RESERVE Bank of Zimbabwe (RBZ) governor John Mangudya says the central bank hopes to resume its role of lender of last resort in June this year after clearing the banking system of distressed organisations.
The central bank’s core functions should be to provide liquidity to financial institutions, or the market as a whole, in reaction to adverse shocks which cause abnormal increases in demand for liquidity which cannot be met from alterlocal sources.
This function helps the central bank to create stability by preventing financial panics and bank runs spreading from one bank to the next due to a lack of liquidity.
However, the RBZ lost its lender of last resort status in 2009 when the country assumed a multi-currency system, centred in the use of the United States dollar as it was not adequately capitalised.
Responding to questions at a Zimbabwe National Chamber of Commerce bond coin awareness workshop in Bulawayo last week, Mangudya said the RBZ aimed to resume the function in June after cleaning the banking system.
“What we don’t want is for distressed banks to take advantage of the lender of last resort which is called moral hazard,” Mangudya said.
Many financial institutions are reportedly experiencing liquidity chokes amid a crippling liquidity crunch that has seen more than five banks close down in the multi-currency era while more are reportedly gasping to survive.
“So we are in a cleansing process first and we will also ensure the interbank system, which is coming supported by the Afrexim bank where the foreign bank is assuming the risk for Zimbabwe, will serve as a learning curve for our lender of last resort process,” he said.
The interbank system will be supported by a $100 million Africa Export and Import Bank (Afreximbank) facility, providing security required for banks to lend to each other.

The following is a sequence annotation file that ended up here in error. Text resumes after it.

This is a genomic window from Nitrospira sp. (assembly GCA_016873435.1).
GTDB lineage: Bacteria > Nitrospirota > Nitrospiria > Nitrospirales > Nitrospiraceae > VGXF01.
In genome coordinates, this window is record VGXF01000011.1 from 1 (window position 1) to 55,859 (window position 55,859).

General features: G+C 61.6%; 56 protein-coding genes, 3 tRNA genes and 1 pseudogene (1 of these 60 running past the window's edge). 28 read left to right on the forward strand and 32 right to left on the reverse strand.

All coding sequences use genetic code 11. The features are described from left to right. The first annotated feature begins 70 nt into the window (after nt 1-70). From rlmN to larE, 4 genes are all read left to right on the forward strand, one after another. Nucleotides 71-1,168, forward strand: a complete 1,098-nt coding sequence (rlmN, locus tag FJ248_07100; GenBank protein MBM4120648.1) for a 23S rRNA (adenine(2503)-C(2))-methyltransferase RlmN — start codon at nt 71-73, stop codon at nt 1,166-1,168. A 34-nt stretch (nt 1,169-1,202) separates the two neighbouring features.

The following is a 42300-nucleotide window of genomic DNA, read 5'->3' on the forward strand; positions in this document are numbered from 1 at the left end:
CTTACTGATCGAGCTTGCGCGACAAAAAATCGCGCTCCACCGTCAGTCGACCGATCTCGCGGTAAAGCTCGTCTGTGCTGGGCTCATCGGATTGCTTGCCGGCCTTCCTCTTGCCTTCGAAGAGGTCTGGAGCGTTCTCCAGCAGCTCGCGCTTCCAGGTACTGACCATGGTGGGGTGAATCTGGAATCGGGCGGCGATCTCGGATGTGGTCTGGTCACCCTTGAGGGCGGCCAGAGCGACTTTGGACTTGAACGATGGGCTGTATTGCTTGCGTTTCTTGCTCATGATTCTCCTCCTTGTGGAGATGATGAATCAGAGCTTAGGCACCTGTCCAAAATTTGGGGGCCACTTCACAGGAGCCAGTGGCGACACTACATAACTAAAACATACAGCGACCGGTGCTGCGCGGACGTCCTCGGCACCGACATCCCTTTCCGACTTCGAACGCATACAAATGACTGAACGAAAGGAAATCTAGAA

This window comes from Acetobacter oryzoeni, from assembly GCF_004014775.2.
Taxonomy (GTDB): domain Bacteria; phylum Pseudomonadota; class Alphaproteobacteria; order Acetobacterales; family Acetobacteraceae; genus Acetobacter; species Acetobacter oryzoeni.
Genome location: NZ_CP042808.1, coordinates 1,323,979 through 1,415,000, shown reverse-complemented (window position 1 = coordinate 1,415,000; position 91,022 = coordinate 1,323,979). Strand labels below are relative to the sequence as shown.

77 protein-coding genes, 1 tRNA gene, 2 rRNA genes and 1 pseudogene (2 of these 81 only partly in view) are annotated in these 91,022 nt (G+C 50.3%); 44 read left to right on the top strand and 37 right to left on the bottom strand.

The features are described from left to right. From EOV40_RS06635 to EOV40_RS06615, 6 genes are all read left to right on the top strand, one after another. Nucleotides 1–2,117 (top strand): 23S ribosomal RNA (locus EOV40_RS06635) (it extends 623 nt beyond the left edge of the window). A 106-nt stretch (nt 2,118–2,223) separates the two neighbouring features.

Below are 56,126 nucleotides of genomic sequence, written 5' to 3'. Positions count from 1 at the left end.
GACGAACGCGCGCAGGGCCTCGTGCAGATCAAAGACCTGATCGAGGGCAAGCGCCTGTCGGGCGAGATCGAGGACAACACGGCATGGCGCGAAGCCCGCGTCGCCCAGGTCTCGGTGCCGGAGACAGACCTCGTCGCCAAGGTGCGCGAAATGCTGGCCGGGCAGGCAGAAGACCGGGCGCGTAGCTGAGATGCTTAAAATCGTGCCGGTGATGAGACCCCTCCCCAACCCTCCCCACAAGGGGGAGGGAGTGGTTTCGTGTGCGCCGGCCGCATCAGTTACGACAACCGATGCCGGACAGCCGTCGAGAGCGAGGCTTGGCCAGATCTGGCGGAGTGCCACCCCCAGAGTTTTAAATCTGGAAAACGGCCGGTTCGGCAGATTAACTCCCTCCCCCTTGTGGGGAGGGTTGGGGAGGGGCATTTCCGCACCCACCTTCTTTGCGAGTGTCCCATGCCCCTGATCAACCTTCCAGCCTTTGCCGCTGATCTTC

Both interbank and lender of last resort facilities ended at the inception of the multi-currency system.
Mangudya warned distressed financial institutions to improve their operations before June or face closure.
“We are dealing with those distressed banks and we are currently engaging stakeholders so that they can improve their operations. If they fail to do that we will close them but we don’t want that to happen. Banks should not take depositors’ funds for granted.
“They must respect them. By June we don’t want to see any distressed bank in Zimbabwe because we want to restore confidence in the banking sector,” Mangudya said.
Most banks have been struggling to meet capitalisation requirements and are experiencing service delivery challenges.
The current minimum capital requirement is pegged at $25 million and is expected to be increased to $100 million by 2020.
Allied Bank, owned by Transport minister Obert Mpofu’s family business, surrendered its operating licence last month and is now on course for liquidation.
The bank turned away customers in December 2014 informing them there was no cash.
Another bank that has been facing solvency problems, AfrAsia (formerly Kingdom), resorted to limiting withdrawal amounts to ensure clients accessed available cash.
Both institutions stopped interbank transfers.
The International Monetary Fund last year advised the central bank to close troubled banks or at least ring-fence them to address the deteriorating asset quality and restore confidence in the country’s financial sector.
In July last year, Finance minister Patrick Chinamasa said up to five Zimbabwean banks were “ill” but were not contagious due to their small size.
The RBZ has already indicated that it will liquidate Allied and Interfin banks this year after they failed to recover from the liquidity turmoil they were facing.
Banks in the Southern African country are struggling due to inadequate capital and growing non-performing loans, which has prompted the central bank to consider establishing a body to take over bad loans.